The former commander of Malta’s Armed Forces, Brigadier Jeffrey Curmi, who in 2013 made headlines when he was given four promotions in four months by the Labour government, will now see his income double through another political appointment.
At just 47, Curmi resigned from his leadership post at the AFM, and will now receive over €115,000 a year from taxpayers to head Transport Malta for the next three years.
The Shift can reveal that according to his new contract as CEO of Transport Malta, Minister Aaron Farrugia has agreed to pay the former brigadier a basic salary of up to €90,000 a year, as well as other benefits including a performance bonus, a fully-expensed car and a full-time driver, the payment of home telephone and internet bills, a fully-paid mobile phone and related services and international health insurance.
Curmi will now see his earnings rise from some €50,000 a year as commander of the AFM to at least €115,000 a year, making him one of the highest-paid public servants on the island, being paid double the prime minister’s salary.
At the same time, having already spent 25 years in the army, Curmi will also receive a service pension reserved for retired army officers.
The former brigadier was selected for the post of CEO at Transport Malta without a call for applications.
Curmi’s move is identical to that of the former deputy commander, Mark Mallia, who also abandoned the army to be appointed CEO of Identity Malta with a financial package of over €100,000 a year.
Curmi and Mallia, known for their unwavering support for the Labour Party, hit the headlines immediately following Labour’s return to power in 2013 when the government manoeuvred to put them at the helm of the army while ousting those in command at the time.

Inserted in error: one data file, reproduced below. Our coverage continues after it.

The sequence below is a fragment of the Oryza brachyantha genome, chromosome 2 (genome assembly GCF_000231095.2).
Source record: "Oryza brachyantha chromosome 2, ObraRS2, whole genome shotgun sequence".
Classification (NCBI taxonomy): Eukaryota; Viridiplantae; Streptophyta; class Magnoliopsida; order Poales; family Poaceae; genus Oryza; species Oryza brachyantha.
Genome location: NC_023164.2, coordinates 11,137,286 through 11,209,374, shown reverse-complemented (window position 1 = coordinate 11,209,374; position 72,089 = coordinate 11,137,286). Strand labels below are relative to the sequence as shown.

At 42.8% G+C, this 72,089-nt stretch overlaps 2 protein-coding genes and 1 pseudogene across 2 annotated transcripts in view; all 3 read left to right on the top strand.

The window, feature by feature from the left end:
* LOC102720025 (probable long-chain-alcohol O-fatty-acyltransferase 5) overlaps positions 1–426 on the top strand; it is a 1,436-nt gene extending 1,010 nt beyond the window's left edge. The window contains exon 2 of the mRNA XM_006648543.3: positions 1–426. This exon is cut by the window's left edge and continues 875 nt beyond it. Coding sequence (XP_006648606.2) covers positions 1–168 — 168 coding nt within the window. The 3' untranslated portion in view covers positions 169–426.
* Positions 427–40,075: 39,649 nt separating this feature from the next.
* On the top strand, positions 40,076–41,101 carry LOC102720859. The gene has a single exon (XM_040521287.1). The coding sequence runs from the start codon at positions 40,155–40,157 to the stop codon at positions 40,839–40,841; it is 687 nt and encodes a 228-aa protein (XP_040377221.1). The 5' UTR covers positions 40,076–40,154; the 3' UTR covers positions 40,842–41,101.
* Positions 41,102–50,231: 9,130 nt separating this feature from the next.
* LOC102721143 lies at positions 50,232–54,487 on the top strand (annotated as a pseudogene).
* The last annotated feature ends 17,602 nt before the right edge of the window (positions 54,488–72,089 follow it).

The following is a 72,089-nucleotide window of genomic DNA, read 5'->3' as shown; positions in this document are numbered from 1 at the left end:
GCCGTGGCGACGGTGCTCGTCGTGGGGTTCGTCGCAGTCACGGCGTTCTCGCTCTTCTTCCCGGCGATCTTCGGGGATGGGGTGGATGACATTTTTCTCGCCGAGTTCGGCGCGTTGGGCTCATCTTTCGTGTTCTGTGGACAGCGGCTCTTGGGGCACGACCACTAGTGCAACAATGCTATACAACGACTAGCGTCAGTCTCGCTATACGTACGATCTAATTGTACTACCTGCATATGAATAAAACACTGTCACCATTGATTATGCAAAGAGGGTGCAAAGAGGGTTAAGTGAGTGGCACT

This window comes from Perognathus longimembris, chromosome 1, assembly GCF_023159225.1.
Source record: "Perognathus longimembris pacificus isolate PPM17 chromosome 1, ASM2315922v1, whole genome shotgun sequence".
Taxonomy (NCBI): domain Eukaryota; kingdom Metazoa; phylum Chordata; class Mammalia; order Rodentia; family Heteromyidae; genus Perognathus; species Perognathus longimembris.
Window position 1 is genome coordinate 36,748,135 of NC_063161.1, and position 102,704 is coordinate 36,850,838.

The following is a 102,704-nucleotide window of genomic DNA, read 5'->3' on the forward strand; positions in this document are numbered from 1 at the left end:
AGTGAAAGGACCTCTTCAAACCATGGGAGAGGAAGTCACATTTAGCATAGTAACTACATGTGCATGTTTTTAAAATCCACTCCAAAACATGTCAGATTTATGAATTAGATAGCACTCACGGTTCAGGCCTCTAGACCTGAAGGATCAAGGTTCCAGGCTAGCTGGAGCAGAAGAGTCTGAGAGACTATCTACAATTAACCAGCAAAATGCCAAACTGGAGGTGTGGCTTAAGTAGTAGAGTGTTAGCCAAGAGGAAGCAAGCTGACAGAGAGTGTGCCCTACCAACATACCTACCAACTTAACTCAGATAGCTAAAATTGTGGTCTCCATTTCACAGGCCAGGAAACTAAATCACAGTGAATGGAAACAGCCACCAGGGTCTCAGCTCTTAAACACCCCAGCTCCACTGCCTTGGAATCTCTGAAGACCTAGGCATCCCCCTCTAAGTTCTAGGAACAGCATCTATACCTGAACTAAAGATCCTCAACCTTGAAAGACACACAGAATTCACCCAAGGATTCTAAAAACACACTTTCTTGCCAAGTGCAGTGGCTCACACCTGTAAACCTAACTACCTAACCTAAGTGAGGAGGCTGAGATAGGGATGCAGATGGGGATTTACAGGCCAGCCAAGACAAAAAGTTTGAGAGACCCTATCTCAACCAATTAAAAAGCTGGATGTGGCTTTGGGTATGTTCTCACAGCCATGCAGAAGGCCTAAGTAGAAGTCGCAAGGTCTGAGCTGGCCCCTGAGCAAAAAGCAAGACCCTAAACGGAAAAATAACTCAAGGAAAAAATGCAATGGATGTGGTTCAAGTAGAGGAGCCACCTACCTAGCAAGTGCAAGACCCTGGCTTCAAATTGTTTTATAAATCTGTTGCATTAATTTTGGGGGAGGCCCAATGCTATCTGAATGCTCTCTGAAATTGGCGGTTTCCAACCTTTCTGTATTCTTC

The then Home Affairs Minister Manuel Mallia, now serving as Malta’s High Commissioner in the UK, awarded them one promotion after another, resulting in them climbing four ranks each in four months – a record in the Maltese army’s history.
Various AFM officers who held higher ranks than Curmi and Mallia at the time filed a complaint with the Office of the Ombudsman, whose investigation was, in turn, hindered by the government. The Ombudsman at the time had to resort to court to obtain the required internal documents to investigate the case.
Among those sitting on the ‘selection board’ of the fast-tracked officers were Ramona Attard, then a Labour Party TV journalist, now the President of the Labour Party and herself the beneficiary of various state handouts.
After a lengthy process, the Ombudsman concluded that the promotion was “vitiated” and “the result of a tailor-made process to achieve a pre-ordained result” and had created several other injustices among army officers.
Meanwhile, last October, former Transport Minister Ian Borg announced that Transport Malta would be split into three separate authorities: one for land, another for maritime and the third for aviation. But this split has not yet materialised, and Minister Farrugia refuses to confirm whether the government intends to follow these plans.